Food and Behaviour Research

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Prevalence and predictors of vitamin D deficiency based on maternal mid-gestation and neonatal cord bloods: The Generation R Study

Vinkhuyzen AA, Eyles DW, Burne TH, Blanken LM, Kruithof CJ, Verhulst F, Jaddoe VW, Tiemeier H, McGrath JJ (2016) J Steroid Biochem Mol Biol.  S0960-0760(15)30078-9. 

Web URL: View this and related abstracts via PubMed here.


BACKGROUND: Population-based studies have confirmed that the prevalence of vitamin D deficiency is substantial in many societies, and is of particular concern in pregnant women. Vitamin D deficiency during pregnancy is associated with a wide range of adverse maternal and offspring health outcomes. To date, studies of vitamin D deficiency during pregnancy have focused on measurements at one or two time points in isolation. We examined both midgestation and cord blood 25 hydroxyvitamin D (25OHD) concentration and explored the prevalence and correlates of vitamin D deficiency in a large ethnically diverse cohort of pregnant women and their infants in the Netherlands.

METHODS: This study was embedded in the Generation R Study, a population-based prospective cohort from fetal life onwards in Rotterdam, The Netherlands. Using a highly sensitive tandem mass spectroscopy-based assay, we measured 25OHD in 7256 midgestation samples (mean gestation 20.6 weeks) and 5023 neonatal cord blood samples (mean gestation 40.0 weeks). Using a conservative threshold of less than 25nmol/L to define vitamin D deficiency, we examined the prevalence and socio-demographic correlates of vitamin D deficiency in mothers and infants. We also derived a measure of vitamin D deficiency based on the two time points in order to explore persistent vitamin D deficiency in mother-infant pairs.

RESULTS: The prevalence of vitamin D deficiency at midgestation was 26%, while in neonates 46% were deficient. 21% of the mother-infant pairs had persistent vitamin D deficiency (i.e., deficient in maternal and cord samples) and an additional 29% were vitamin D deficient in one of the two samples only. Persistent vitamin D deficiency was strongly associated with non-European ancestry and spring birth.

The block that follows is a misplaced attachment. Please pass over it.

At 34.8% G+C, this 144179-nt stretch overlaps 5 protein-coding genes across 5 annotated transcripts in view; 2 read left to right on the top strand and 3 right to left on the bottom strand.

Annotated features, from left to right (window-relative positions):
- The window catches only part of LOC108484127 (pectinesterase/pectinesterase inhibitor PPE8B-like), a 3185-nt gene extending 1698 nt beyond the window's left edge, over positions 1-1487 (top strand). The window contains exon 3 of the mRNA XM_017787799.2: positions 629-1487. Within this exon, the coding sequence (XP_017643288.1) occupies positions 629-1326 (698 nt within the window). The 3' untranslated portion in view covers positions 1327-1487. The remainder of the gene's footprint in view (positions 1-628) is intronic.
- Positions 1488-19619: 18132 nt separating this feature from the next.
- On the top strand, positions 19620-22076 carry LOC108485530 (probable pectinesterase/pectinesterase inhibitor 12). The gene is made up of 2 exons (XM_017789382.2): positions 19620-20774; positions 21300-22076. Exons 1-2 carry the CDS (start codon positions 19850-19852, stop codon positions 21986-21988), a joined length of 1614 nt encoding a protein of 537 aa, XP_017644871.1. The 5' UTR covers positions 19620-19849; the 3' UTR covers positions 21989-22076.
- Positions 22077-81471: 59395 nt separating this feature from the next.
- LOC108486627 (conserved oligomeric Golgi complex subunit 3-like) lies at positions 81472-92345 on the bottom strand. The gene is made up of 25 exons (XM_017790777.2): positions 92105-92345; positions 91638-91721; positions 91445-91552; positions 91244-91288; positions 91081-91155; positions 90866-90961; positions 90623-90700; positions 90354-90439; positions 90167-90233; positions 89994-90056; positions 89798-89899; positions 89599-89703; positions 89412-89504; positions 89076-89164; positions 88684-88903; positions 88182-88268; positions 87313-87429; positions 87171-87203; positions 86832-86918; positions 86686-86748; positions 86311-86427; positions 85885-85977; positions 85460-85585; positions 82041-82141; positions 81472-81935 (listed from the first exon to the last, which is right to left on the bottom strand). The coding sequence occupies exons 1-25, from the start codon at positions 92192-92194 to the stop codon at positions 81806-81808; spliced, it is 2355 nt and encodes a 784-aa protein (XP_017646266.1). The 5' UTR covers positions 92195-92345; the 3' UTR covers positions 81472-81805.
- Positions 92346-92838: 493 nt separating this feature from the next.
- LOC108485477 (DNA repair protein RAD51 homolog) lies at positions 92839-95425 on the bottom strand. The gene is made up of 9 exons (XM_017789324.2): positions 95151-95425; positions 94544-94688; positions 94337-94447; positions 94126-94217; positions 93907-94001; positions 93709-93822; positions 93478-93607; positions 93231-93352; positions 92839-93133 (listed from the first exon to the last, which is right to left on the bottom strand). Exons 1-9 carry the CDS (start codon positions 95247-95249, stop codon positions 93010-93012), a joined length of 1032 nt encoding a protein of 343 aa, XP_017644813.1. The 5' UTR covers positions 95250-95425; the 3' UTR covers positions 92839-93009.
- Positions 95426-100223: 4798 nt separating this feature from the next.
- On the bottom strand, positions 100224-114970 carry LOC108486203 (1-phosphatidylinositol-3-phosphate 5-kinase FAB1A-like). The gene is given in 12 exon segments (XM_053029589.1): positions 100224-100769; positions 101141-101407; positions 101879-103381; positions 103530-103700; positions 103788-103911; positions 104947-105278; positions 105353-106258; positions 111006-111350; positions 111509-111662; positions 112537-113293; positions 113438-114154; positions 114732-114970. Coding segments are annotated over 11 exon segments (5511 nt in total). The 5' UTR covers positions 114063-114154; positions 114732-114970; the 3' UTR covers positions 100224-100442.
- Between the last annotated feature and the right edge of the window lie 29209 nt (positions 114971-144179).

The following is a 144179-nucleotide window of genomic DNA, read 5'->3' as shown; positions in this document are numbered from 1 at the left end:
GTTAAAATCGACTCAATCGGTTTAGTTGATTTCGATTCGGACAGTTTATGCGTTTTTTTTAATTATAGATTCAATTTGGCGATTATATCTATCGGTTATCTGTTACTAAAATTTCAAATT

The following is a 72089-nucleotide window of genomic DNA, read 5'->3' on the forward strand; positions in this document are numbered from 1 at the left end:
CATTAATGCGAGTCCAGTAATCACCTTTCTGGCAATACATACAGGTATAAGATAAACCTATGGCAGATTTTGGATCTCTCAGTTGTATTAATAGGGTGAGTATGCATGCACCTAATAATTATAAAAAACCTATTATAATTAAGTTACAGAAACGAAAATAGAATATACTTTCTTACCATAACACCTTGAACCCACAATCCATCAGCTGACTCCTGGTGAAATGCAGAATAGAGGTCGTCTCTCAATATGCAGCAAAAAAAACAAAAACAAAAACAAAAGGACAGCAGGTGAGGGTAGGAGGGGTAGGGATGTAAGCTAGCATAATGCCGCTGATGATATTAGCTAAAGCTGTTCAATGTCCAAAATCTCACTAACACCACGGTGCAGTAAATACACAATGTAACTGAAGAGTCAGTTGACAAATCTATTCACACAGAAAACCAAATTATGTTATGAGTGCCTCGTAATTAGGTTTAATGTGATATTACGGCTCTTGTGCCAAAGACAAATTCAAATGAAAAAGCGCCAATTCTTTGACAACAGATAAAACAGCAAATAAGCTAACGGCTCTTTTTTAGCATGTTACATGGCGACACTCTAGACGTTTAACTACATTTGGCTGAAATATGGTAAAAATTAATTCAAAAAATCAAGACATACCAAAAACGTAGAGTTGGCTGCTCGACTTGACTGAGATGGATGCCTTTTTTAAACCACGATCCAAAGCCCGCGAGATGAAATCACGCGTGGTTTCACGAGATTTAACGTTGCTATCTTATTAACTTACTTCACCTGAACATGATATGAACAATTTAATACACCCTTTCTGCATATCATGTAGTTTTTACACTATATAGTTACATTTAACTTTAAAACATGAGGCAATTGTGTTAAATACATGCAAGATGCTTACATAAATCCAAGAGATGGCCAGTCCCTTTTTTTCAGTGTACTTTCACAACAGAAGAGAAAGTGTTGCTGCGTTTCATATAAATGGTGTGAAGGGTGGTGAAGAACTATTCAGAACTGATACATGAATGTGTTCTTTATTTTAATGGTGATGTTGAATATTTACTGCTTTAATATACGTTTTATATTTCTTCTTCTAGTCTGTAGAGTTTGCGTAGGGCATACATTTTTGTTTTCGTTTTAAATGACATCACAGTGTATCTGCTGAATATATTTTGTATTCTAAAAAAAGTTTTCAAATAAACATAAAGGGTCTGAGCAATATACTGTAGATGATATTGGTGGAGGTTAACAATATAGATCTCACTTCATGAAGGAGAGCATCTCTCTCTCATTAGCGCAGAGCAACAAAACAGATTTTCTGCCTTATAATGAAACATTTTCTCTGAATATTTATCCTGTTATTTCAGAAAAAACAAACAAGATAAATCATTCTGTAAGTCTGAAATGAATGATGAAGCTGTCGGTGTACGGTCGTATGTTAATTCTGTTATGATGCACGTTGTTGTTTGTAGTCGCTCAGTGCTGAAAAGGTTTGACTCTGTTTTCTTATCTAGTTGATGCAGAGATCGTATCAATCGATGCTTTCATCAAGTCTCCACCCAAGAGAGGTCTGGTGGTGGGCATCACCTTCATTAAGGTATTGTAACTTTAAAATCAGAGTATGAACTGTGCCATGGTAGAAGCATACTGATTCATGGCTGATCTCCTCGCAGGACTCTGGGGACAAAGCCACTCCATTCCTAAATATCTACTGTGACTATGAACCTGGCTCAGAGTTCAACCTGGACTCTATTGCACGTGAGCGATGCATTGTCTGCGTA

CONCLUSIONS: A sizeable proportion of women and their neonatal offspring in the Generation R cohort were vitamin D deficient. In light of the large body of evidence linking vitamin D deficiency with adverse health outcomes for pregnant women and their offspring, our findings indicate a large unmet need in this population. In particular, women and infants from non-European ethnic background are at high risk of vitamin D deficiency.

Copyright © 2015 Elsevier Ltd. All rights reserved.


There is already abundant evidence that low maternal Vitamin D status in pregnancy can have permanently damaging effects on physical and mental health in the resulting children.

This large-scale, population-based study involved assessing Vitamin D not only in mothers at mid-pregnancy, but also in their children at birth. Results showed that deficiencies in Vitamin D affected over one in four women, and almost half of all newborn infants in this cohort from the Netherlands. As is typically found, Vitamin D deficiencies were particularly prevalent in women and children with non-European ancestry, and for spring births.

The findings add to the already compelling case for effective public health action to improve Vitamin D status - especially in high-risk groups - as a matter of urgency.

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